A month after I became 1.5 pounds heavier and several hundred bucks lighter, I wanted to share my thoughts on how iPad fits in an average person’s life.
In summary, iPad is better than I anticipated in some ways and not as good in some other ways. In any case, as I have always said, iPad is a usage device, not a feature device. What I mean is the mere hardware and software features will not blow you or keep you excited for longer than a few days. What will keep you attached to it is how you use it.
I describe here the overall experience, which includes the Apps and quality of the Apps as well.
- Since I got my iPad, I have been able to keep my (work) laptop in the bag, except when I had to actually do work related stuff. I will explain the exceptions later. So that is a big relief for me and should be for anybody who is tired of carrying a laptop all the time. Infact, this reason singularly kept me strong during my days of post-purchase dissonance.
- It is difficult to be a *free* customer of App Store for long time. Being a free customer not only means your Apps choices are limited, but also means it is difficult to experience and appreciate some of the exciting features of the device, demonstrated by Apple to lure us in buying it. Even if you do find a game or two, there are 100 levels of which 3 are free. See what I am saying?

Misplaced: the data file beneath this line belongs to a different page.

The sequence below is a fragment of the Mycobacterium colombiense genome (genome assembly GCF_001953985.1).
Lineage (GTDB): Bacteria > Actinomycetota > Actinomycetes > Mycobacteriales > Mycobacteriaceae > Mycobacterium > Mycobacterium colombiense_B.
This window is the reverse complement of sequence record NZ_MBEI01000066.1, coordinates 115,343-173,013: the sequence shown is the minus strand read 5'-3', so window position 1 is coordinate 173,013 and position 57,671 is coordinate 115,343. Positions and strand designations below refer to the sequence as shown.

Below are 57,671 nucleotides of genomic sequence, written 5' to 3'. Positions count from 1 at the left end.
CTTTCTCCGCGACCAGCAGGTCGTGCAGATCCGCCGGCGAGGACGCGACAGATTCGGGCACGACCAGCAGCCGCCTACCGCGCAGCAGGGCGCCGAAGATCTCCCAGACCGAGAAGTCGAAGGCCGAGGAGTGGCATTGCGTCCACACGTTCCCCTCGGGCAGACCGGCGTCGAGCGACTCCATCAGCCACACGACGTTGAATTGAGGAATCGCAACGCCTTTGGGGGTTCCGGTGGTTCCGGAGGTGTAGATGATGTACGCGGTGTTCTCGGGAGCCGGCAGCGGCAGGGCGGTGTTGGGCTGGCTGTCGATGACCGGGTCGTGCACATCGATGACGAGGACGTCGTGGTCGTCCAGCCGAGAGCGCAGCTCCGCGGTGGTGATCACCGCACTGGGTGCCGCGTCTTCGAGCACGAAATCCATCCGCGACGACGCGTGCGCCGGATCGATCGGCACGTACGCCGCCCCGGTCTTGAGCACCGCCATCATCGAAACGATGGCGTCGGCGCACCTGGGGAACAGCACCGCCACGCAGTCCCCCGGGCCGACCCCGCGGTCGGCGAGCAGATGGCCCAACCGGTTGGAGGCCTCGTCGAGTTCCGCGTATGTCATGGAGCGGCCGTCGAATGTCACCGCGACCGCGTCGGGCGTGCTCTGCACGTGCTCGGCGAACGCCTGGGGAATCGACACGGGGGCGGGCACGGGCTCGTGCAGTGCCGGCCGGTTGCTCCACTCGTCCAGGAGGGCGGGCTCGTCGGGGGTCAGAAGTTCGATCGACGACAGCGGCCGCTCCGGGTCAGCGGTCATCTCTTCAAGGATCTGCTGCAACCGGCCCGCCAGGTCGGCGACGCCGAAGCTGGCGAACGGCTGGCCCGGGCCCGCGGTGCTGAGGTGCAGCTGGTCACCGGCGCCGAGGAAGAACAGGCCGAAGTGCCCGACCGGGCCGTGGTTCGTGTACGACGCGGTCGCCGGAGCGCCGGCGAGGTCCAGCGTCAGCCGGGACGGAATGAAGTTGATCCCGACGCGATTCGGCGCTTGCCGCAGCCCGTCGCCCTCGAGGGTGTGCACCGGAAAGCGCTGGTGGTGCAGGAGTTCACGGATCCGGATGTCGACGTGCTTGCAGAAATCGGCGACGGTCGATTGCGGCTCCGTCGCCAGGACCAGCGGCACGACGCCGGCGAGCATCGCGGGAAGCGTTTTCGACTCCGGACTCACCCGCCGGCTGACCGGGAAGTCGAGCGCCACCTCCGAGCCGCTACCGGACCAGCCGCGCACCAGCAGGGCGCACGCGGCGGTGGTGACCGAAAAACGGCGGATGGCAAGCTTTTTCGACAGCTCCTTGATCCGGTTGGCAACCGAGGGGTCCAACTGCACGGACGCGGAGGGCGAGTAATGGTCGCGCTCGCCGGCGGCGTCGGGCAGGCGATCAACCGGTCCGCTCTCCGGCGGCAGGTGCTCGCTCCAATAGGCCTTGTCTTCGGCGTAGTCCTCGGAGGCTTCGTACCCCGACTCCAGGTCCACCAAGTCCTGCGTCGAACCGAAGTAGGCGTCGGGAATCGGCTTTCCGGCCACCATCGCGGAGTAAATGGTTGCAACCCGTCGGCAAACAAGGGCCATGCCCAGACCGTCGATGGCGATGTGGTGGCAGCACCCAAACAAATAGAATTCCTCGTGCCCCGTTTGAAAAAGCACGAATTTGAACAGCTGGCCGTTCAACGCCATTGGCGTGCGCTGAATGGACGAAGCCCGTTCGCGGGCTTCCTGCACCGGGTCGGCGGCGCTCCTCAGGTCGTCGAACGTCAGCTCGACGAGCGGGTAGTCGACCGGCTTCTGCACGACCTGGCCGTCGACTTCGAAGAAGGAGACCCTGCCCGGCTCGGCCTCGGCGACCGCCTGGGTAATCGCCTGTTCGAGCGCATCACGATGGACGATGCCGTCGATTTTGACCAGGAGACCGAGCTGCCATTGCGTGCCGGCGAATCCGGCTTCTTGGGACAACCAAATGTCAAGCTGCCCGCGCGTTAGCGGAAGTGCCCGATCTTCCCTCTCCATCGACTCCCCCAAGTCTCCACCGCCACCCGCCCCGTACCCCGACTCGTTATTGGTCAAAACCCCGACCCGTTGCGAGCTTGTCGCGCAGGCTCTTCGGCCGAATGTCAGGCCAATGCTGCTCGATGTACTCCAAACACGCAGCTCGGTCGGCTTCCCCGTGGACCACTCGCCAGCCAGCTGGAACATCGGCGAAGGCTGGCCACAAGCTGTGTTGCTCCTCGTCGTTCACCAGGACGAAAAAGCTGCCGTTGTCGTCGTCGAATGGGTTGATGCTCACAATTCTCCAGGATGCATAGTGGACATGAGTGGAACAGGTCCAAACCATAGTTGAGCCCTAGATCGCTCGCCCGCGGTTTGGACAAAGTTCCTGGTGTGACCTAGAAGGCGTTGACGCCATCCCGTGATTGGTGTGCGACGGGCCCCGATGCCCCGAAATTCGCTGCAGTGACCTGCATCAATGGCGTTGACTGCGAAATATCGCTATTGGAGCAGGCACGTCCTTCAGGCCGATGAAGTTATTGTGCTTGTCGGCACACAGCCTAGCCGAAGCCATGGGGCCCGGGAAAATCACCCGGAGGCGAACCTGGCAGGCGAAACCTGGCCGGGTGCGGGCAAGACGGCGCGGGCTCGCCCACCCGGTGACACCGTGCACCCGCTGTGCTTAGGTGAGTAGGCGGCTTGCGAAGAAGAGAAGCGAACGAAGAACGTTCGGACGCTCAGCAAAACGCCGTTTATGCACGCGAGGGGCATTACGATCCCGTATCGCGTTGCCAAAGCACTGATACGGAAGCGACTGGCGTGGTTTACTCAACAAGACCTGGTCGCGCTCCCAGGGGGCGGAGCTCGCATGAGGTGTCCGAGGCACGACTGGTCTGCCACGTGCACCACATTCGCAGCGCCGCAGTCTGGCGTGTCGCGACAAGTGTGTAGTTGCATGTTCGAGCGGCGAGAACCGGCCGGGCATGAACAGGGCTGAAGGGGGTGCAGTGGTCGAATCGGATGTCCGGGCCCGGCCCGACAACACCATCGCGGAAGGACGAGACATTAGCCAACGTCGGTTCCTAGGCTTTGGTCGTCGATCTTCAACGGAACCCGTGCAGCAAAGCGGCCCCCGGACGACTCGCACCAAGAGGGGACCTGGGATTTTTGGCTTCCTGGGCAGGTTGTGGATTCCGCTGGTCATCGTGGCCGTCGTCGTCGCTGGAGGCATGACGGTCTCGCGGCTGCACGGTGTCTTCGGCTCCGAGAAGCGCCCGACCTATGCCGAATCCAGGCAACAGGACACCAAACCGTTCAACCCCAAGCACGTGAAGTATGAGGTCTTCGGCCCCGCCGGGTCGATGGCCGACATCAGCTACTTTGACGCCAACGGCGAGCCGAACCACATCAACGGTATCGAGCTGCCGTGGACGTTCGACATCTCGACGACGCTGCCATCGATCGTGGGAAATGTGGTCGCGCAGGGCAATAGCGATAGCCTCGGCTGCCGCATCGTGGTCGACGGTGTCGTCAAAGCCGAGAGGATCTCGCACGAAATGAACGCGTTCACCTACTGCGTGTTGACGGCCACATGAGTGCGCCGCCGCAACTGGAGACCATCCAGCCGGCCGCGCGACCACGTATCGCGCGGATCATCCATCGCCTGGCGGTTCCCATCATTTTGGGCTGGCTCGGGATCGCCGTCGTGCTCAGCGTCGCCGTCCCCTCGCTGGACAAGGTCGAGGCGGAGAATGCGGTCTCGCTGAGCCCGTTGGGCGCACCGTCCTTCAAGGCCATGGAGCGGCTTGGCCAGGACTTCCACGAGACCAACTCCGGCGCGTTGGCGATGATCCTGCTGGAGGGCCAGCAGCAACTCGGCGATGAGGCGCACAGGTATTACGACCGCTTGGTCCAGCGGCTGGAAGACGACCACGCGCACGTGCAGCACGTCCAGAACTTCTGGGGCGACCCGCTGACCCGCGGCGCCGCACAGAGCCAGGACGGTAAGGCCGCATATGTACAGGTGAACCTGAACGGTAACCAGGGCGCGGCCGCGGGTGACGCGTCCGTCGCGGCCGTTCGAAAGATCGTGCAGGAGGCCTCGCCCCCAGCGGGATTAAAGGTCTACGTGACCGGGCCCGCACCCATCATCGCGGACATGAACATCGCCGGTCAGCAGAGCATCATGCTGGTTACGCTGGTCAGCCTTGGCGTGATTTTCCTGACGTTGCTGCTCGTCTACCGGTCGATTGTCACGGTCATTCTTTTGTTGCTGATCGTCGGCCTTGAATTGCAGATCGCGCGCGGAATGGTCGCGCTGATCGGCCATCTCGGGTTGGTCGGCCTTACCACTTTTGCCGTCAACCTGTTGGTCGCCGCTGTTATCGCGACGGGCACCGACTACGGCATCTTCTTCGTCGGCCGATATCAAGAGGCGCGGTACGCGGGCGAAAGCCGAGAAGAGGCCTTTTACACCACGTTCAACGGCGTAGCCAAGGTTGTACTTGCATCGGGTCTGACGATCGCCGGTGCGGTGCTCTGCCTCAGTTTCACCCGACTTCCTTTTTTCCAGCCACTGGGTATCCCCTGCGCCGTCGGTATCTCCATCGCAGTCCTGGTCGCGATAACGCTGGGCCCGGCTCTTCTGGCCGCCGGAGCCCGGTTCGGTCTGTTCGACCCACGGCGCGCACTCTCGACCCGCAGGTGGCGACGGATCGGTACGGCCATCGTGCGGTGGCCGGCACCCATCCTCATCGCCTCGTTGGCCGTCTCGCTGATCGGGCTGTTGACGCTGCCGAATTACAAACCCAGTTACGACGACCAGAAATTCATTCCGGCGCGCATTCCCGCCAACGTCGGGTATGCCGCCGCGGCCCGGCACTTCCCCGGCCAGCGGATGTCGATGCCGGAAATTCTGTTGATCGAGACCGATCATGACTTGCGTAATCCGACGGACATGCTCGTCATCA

- Media consumption is throttled down. Please notice my choice of words here. There are all tools available — feed readers, video players, Twitter clients, print-style newspapers — to pour the information into your gadget, but the rate at which you gulp it is significantly reduced. This could be bcoz of reduced screen size, lack of keyboard (I am a keyboard guy). As an example, in Google Reader, I find myself doing mark as read more often than I used to do on a PC. To complicate things, Apps are still very much evolving. As an example, Tweetdeck does not have a mark as seen button. This means everytime I open it, it loads all tweets, so I don’t know what I’ve already seen. So I end up missing a lot. (On that note, I found Twitterific to be much better). Summarized in a ridiculously technical language, your ingress bytes/sec is reduced :-)
- When somebody argued with me before iPad’s release that (lack of) multi-tasking is a handicap, I argued against. Now I can’t wait for OS 4.0.
- There are things you cannot do — many things. But I am disappointed I still have to use a PC to write this blog post.
- I don’t want to repeat good things (stated by others or myself) — screen attractiveness, battery life, book apps (ibooks, kindle), user experience, store experience — all of these are next to none.
In summary, my recommendation is — if you have not already invested in an e-reader and intend doing so, buy an iPad. Otherwise, stick to what you have. If you are on a budget, Nook is a terrific choice.